5. Applying for travel insurance.  If you are applying for medical and disability cover under travel insurance you may need to fill out a health questionnaire. You will need to complete this honestly or you might not be covered if you try to make a claim. It’s often worth shopping around to see what information is required and what options there are.  Some insurers who ask about pre-existing health conditions will allow you to pay a higher premium for travel insurance. If you have an insurance application or a claim rejected because of your pre-existing medical condition you may be able to challenge the insurer under the discriminations laws but that will depend upon whether the insurer can justify its decision. 
6. Travelling: At the time of travel you will also need to answer any questions from government officials, such as customs and security officials, about any medication or equipment, but only if asked or you are required to declare it. Airlines and officials may choose not to raise it with you.  Read the airline’s fine print about their requirements relating to your medical condition and any medical treatment products and equipment you will be taking with you – this information is usually on their website. Speak to your HTC ahead of time to prepare the necessary documentation and have it in your hand luggage just in case.
7. Applying for, or continuing in a job where your condition is likely to impact on your fundamental ability to carry out the work, or if your condition is an occupational health and safety risk. You do not have to disclose your medical condition to your employer or a prospective employer unless it is a risk to the safety of the workplace or you cannot perform the inherent requirements of a job. Sometimes it’s easier for everyone involved if you don’t volunteer information unless asked.  There may be situations at work when you decide it is in your best interest to speak up.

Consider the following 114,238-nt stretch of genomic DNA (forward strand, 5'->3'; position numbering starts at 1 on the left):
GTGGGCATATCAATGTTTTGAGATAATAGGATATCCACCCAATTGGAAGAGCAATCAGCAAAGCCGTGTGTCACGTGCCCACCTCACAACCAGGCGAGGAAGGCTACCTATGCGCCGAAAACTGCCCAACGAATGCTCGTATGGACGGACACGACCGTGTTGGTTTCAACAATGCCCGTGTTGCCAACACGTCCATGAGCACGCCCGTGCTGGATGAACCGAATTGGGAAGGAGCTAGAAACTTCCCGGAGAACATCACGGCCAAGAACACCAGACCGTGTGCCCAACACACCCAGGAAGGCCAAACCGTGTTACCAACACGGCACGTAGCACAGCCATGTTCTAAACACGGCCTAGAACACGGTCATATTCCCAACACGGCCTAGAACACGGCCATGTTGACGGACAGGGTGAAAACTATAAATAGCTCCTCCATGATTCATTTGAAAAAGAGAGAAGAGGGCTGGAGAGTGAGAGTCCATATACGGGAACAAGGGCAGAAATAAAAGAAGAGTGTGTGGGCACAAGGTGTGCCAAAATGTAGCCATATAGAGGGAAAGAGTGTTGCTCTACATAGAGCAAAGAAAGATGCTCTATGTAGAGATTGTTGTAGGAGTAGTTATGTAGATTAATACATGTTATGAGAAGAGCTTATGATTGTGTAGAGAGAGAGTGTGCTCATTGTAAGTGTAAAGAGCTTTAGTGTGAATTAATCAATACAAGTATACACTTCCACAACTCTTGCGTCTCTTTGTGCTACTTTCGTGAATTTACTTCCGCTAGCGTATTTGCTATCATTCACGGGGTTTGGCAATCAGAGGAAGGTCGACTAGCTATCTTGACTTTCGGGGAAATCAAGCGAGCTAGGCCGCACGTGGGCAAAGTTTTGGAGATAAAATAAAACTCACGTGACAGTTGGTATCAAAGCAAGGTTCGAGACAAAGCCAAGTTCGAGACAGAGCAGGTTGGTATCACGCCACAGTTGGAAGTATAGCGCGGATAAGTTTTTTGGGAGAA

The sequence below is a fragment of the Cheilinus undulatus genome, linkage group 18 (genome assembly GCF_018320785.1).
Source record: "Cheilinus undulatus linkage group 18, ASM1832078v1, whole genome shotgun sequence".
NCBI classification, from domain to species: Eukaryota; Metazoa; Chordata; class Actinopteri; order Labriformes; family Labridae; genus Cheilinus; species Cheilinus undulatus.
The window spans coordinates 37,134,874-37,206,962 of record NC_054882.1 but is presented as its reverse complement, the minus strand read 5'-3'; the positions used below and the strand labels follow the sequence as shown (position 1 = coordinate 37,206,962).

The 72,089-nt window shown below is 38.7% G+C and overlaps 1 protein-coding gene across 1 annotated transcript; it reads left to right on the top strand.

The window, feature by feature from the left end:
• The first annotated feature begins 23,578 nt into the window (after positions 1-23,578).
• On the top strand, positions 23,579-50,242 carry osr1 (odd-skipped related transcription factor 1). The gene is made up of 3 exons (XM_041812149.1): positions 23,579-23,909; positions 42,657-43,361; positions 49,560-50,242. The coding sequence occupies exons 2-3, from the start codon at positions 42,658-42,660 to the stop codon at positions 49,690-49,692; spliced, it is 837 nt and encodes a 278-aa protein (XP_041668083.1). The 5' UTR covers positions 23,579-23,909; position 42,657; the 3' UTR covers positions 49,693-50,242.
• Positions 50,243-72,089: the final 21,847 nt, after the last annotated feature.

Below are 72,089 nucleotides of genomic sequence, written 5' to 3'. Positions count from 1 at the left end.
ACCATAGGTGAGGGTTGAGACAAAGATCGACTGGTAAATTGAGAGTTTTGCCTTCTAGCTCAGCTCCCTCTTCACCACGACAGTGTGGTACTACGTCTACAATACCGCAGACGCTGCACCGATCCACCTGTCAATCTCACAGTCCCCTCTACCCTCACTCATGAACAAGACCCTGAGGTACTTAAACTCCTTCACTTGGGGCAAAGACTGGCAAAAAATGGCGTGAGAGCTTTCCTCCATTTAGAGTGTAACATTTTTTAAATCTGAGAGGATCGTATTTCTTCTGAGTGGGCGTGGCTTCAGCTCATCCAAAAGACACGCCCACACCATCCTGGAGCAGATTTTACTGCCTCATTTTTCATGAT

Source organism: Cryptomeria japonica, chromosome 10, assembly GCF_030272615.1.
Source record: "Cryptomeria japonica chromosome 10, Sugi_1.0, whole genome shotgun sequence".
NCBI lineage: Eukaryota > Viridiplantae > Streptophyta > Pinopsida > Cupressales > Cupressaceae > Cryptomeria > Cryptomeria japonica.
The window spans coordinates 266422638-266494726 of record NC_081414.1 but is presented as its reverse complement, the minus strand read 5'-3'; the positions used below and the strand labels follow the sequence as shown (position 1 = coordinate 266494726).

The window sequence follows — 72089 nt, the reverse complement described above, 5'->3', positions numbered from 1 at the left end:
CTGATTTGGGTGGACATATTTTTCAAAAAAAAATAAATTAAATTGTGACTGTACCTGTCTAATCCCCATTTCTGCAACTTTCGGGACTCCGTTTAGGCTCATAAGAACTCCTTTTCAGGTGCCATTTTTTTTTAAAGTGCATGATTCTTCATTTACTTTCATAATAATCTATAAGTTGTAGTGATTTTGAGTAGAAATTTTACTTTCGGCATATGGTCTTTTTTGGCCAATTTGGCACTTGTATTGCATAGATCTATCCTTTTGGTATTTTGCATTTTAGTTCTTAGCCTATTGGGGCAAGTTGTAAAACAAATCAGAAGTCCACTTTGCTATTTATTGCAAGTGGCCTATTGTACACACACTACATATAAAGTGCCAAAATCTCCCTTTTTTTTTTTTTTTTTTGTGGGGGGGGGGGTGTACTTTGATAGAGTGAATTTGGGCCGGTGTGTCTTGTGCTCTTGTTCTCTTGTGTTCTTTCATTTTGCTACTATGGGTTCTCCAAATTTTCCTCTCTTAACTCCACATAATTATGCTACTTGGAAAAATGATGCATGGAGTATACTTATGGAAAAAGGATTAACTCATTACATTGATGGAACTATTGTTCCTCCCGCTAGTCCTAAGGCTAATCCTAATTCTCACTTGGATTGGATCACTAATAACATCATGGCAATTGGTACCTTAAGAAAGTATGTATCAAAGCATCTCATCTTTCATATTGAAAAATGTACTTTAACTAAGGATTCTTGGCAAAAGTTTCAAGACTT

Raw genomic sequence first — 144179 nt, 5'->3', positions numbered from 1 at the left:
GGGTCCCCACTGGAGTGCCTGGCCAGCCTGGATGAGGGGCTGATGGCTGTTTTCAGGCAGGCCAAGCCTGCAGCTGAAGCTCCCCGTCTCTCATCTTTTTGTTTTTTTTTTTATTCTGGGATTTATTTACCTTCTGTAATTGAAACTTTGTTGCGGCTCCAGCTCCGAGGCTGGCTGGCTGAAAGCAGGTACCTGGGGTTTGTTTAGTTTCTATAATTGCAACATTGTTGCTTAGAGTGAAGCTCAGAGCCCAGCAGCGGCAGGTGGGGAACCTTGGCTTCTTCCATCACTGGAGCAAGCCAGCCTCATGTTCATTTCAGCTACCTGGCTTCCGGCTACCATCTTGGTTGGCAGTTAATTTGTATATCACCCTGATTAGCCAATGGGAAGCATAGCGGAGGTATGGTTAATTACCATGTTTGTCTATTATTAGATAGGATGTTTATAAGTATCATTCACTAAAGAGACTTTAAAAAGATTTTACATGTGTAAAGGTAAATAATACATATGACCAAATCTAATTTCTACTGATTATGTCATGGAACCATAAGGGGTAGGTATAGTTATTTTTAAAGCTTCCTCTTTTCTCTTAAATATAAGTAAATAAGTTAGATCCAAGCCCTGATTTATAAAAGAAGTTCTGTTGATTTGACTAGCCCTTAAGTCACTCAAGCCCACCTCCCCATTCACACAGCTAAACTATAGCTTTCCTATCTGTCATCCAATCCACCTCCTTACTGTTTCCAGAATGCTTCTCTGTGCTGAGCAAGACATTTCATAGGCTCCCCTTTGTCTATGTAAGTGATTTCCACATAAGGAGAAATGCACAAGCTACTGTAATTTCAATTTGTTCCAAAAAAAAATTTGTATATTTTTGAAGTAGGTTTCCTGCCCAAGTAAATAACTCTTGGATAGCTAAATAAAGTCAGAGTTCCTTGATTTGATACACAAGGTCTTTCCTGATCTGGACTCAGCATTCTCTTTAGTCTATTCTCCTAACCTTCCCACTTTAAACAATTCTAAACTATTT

If you’re not sure whether your condition should be disclosed you should speak to your Haemophilia Treatment Centre. However, employers are able to refuse employment if it is considered reasonable to do so based on these concerns.  If you don’t mention your bleeding disorder when asked on an application form and an accident occurs, you may not be entitled to legal protection. 

However, there are numerous state/territory and federal laws that protect against discrimination in the workplace if you disclose your status and are treated unfairly because of it. Under the Disability Discrimination Act, Anti-discrimination, and Industrial Relations laws employers are required to make ‘reasonable adjustments’ to accommodate an employee’s condition, for example, providing you with a work station that reduces the chance of a bleeding injury through repetitive movements or knocks.

Date last reviewed: 27 September 2018

Important Note: This information was developed by Haemophilia Foundation Australia for education and information purposes only and does not replace advice from a treating health professional. Always see your health care provider for assessment and advice about your individual health before taking action or relying on published information. This information may be printed or photocopied for educational purposes.